Glance at the Eagles’ official record book under all-time sack leaders and you won’t see Carl Hairston’s name listed.
Why would you?
Officially, Hairston had just 9.0 total sacks as a member of the Eagles. Unofficially, he had many, many more.
While it’s not necessarily news that Hairston was a very good pass rusher during his Eagles career, a lot of new information is finally available. And now it’s being recognized by ProFootballReference for the first time.
Sacks did not become an official statistic in the NFL until 1982, so any sacks before that season were simply not counted. Until last week. After decades of painstaking research from John Turney and Nick Webster, ProFootballReference has added unofficial sacks from 1960-1981 and this research has literally re-written the all-time leaderboards in sacks.
So Hairston and his 9.0 sacks? Nope. He is now credited with 57.5 career sacks during his time with the Eagles because 48.5 of them — including 15.5 in 1979 — came before sacks were officially counted. But now on PFR, they finally are.
So here’s a look at the Eagles’ official top 10 and the new unofficial top 10 of all-time Eagles’ sack leaders:
Three players — Hairston, Dennis Harrison and Ken Clarke — are new additions to the Eagles’ top 10 list.
But because these guys played long before I was born, I emailed the friendliest living Eagles encyclopedia I know — Ray Didinger — to find out more about the newest members of the Eagles’ top 10 list in sacks.
The Eagles drafted Hairston in the 7th round back in 1976 out of Maryland Eastern Shore (then Maryland State) and he went on to play eight seasons with the Birds.
“At various times in his life, he drove a truck and washed dishes in an all-night diner. He was all about hard work, in other words,” Didinger said. “Vermeil loved those players.
“He was the Eagles defensive captain five years in a row (1979-83) and he missed only one game in eight seasons. He recorded more than 100 tackles five years in a row (1977-81) which is a lot for a defensive lineman and he led the NFC with [15.5] sacks in 1979. High effort guy, never took a play off.”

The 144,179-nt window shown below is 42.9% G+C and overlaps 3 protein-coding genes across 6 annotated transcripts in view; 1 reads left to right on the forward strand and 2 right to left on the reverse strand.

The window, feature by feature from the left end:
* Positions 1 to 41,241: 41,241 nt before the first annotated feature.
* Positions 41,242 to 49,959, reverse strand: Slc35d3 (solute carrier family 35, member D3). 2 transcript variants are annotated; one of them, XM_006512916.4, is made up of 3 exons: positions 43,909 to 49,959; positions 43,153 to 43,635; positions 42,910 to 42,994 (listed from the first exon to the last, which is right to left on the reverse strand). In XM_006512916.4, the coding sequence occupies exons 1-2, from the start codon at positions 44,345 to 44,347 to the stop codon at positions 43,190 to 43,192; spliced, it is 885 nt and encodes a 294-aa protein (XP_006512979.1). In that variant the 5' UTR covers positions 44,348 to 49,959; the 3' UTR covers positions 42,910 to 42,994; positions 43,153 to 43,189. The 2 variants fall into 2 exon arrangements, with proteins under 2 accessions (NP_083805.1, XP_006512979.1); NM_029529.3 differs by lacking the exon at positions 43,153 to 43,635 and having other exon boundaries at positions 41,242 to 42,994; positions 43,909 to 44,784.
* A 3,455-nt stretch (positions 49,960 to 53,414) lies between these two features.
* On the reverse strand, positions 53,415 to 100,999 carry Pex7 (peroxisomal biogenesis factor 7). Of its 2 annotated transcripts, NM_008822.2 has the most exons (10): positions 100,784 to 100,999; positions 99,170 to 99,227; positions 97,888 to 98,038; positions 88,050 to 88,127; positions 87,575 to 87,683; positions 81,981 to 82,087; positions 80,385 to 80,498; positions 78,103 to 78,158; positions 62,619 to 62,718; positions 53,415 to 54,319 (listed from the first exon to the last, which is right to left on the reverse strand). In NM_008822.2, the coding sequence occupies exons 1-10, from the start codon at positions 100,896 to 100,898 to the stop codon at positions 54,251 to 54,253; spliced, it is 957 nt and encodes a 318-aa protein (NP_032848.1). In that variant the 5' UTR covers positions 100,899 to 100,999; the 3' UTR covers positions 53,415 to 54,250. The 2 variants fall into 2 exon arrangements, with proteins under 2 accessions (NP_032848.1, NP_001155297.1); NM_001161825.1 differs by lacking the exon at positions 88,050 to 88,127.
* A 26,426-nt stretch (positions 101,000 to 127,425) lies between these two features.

Because Hairston played for the Eagles from 1976-1983, just two of his seasons counted toward his official sack total. He had 4.0 sacks in 1982 (in just 9 games during the strike year) and 5.0 in 1983. But Hairston piled up most of his sacks before the NFL ever counted them. So, officially, he’s 42nd on the Eagles’ all-time sack list, tied with Michael Bennett and Sam Rayburn and just a half sack behind Cullen Jenkins. But really, he’s tied for fifth all-time with Greg Brown, who had 7.0 sacks in 1981 that are now counted as well.
“After Vermeil stepped down, the Eagles traded Hairston to Cleveland for a ninth-round draft pick,” Didinger said. “They thought he was finished at 31, but he played six years for the Browns, led the team in sacks in 1986 (nine) and was voted the Defensive MVP in '87.”
Official career sacks - 47.5
Official sacks w/ Eagles - 9
Official + unofficial career sacks - 96
Official + unofficial sacks w/Eagles - 57.5
Pre-official sacks - 48.5
The Eagles drafted Harrison out of Vanderbilt in the fourth round back in 1978. He was mostly a rotational player during his first two seasons, but became a starter in 1980 for the Super Bowl team.
Harrison was a mammoth man at 6-foot-8, 275 pounds, “which was freaky big in those days,” Didinger said.
“He tied for the NFC lead in sacks (10.5) in the strike-shortened 1982 season. He led the team with 23 QB hits the same year. He was the only Eagle selected for the Pro Bowl that year.”
In fact, that 1982 season ended up being the only Pro Bowl of Harrison’s NFL career. He had 10.5 sacks in just nine games in that strike-shortened campaign.
Harrison’s best sack seasons came after they became an official statistic. He had 34.0 from 1982-1984, which was good enough to put him 11th on the Eagles’ official all-time list. But if you add in his 21.5 from 1978-1981, he’s a top-10 guy.
“He was a good player, but he never become the dominating pass rusher they hoped he would be when they drafted him,” Didinger said. “Marion Campbell, defensive coordinator and later head coach, said Harrison was ‘a player with Pro Bowl-caliber abilities.’ Reading between the lines, Campbell seemed to be saying Harrison has a lot of tools but he doesn't play to that level all the time.”
Official sacks in career - 39.5
Official sacks w/ Eagles - 34
Official + unofficial sacks in career - 61
Official + unofficial sacks w/ Eagles - 55.5
Pre-official sacks - 21.5
Clarke joined the Eagles in 1978 as an undrafted free agent from Syracuse. He ended up playing a total of 10 seasons with the Eagles and four more with the Seahawks and Vikings after that. According to Didinger, Clarke rotated with Charlie Johnson for the first four years of his career, coming in on passing downs and busting through double teams.
Clarke, listed at 6-2, 268, “got his sacks the hard way” as a nose tackle in the Eagles’ 3-4.
After not starting a single game with the Eagles in his first four seasons, Clarke became a full-time starter and started 83 over the next six seasons.
“He did not miss a game, other than strike games, in 10 seasons with the Eagles,” Didinger said. “His streak of 139 consecutive games ranks among the team's all-time leaders. He combined rare strength (he could bench press 465 pounds) with surprising quickness. He was one of the first NFL players to take aerobics to improve his flexibility.”
To Ray’s point, Clarke’s consecutive games played streak of 139 ranks sixth in Eagles history. His 148 total games played ties him for 13th in Eagles history.
Officially, Clarke is 13th on the Eagles’ sack list, but he is 10th thanks to this new research.
Official sacks in career - 43.5
Official sacks w/ Eagles - 32.5
Official + unofficial sacks in career - 59.0
Official + unofficial sacks w/ Eagles - 48.0
Pre-official sacks - 15.5
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